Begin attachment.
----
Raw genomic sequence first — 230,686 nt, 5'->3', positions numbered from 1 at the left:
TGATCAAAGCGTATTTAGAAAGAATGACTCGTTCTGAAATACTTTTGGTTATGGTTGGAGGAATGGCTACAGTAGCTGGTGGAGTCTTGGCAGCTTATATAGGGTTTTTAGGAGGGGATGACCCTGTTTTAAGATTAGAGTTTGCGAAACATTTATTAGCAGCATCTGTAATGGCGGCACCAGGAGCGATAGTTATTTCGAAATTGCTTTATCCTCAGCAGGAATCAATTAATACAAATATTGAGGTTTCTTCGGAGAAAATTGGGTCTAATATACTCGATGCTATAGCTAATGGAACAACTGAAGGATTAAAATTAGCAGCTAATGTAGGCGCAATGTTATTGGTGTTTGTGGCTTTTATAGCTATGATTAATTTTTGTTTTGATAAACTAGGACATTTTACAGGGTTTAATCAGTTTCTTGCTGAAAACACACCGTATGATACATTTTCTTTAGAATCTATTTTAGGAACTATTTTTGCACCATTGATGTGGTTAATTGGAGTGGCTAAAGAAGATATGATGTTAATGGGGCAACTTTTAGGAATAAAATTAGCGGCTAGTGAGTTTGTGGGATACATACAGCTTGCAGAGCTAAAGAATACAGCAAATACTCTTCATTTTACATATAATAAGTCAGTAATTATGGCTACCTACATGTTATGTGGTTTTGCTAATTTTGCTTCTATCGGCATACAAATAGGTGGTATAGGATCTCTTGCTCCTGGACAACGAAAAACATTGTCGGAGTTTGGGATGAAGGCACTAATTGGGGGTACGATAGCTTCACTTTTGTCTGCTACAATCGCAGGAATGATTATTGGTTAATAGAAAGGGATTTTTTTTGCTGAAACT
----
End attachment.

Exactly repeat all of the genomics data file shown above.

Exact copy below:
Raw genomic sequence first — 230,686 nt, 5'->3', positions numbered from 1 at the left:
TGATCAAAGCGTATTTAGAAAGAATGACTCGTTCTGAAATACTTTTGGTTATGGTTGGAGGAATGGCTACAGTAGCTGGTGGAGTCTTGGCAGCTTATATAGGGTTTTTAGGAGGGGATGACCCTGTTTTAAGATTAGAGTTTGCGAAACATTTATTAGCAGCATCTGTAATGGCGGCACCAGGAGCGATAGTTATTTCGAAATTGCTTTATCCTCAGCAGGAATCAATTAATACAAATATTGAGGTTTCTTCGGAGAAAATTGGGTCTAATATACTCGATGCTATAGCTAATGGAACAACTGAAGGATTAAAATTAGCAGCTAATGTAGGCGCAATGTTATTGGTGTTTGTGGCTTTTATAGCTATGATTAATTTTTGTTTTGATAAACTAGGACATTTTACAGGGTTTAATCAGTTTCTTGCTGAAAACACACCGTATGATACATTTTCTTTAGAATCTATTTTAGGAACTATTTTTGCACCATTGATGTGGTTAATTGGAGTGGCTAAAGAAGATATGATGTTAATGGGGCAACTTTTAGGAATAAAATTAGCGGCTAGTGAGTTTGTGGGATACATACAGCTTGCAGAGCTAAAGAATACAGCAAATACTCTTCATTTTACATATAATAAGTCAGTAATTATGGCTACCTACATGTTATGTGGTTTTGCTAATTTTGCTTCTATCGGCATACAAATAGGTGGTATAGGATCTCTTGCTCCTGGACAACGAAAAACATTGTCGGAGTTTGGGATGAAGGCACTAATTGGGGGTACGATAGCTTCACTTTTGTCTGCTACAATCGCAGGAATGATTATTGGTTAATAGAAAGGGATTTTTTTTGCTGAAACT